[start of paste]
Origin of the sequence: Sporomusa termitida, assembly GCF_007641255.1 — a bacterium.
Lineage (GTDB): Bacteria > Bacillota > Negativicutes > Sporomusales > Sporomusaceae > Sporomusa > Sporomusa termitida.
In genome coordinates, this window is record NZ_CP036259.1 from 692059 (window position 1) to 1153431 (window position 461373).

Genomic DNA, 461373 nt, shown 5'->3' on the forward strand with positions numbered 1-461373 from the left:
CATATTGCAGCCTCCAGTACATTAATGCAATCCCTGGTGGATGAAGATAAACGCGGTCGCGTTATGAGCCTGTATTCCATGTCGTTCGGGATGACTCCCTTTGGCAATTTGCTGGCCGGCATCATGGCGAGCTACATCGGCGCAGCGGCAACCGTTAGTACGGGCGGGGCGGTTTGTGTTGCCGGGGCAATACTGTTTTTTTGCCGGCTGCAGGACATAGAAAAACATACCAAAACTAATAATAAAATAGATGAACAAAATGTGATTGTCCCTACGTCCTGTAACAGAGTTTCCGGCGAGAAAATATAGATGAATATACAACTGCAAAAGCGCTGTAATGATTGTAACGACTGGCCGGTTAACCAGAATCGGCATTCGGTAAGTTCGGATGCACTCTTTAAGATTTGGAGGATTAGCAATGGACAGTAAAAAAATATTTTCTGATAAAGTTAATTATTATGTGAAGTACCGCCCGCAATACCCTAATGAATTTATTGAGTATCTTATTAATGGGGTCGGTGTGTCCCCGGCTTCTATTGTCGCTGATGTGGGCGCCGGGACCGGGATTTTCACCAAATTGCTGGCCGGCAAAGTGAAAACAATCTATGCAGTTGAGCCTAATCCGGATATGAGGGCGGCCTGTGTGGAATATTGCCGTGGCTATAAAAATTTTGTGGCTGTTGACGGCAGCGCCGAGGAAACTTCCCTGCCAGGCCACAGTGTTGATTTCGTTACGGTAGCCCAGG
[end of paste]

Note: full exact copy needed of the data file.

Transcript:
Origin of the sequence: Sporomusa termitida, assembly GCF_007641255.1 — a bacterium.
Lineage (GTDB): Bacteria > Bacillota > Negativicutes > Sporomusales > Sporomusaceae > Sporomusa > Sporomusa termitida.
In genome coordinates, this window is record NZ_CP036259.1 from 692059 (window position 1) to 1153431 (window position 461373).

Genomic DNA, 461373 nt, shown 5'->3' on the forward strand with positions numbered 1-461373 from the left:
CATATTGCAGCCTCCAGTACATTAATGCAATCCCTGGTGGATGAAGATAAACGCGGTCGCGTTATGAGCCTGTATTCCATGTCGTTCGGGATGACTCCCTTTGGCAATTTGCTGGCCGGCATCATGGCGAGCTACATCGGCGCAGCGGCAACCGTTAGTACGGGCGGGGCGGTTTGTGTTGCCGGGGCAATACTGTTTTTTTGCCGGCTGCAGGACATAGAAAAACATACCAAAACTAATAATAAAATAGATGAACAAAATGTGATTGTCCCTACGTCCTGTAACAGAGTTTCCGGCGAGAAAATATAGATGAATATACAACTGCAAAAGCGCTGTAATGATTGTAACGACTGGCCGGTTAACCAGAATCGGCATTCGGTAAGTTCGGATGCACTCTTTAAGATTTGGAGGATTAGCAATGGACAGTAAAAAAATATTTTCTGATAAAGTTAATTATTATGTGAAGTACCGCCCGCAATACCCTAATGAATTTATTGAGTATCTTATTAATGGGGTCGGTGTGTCCCCGGCTTCTATTGTCGCTGATGTGGGCGCCGGGACCGGGATTTTCACCAAATTGCTGGCCGGCAAAGTGAAAACAATCTATGCAGTTGAGCCTAATCCGGATATGAGGGCGGCCTGTGTGGAATATTGCCGTGGCTATAAAAATTTTGTGGCTGTTGACGGCAGCGCCGAGGAAACTTCCCTGCCAGGCCACAGTGTTGATTTCGTTACGGTAGCCCAGG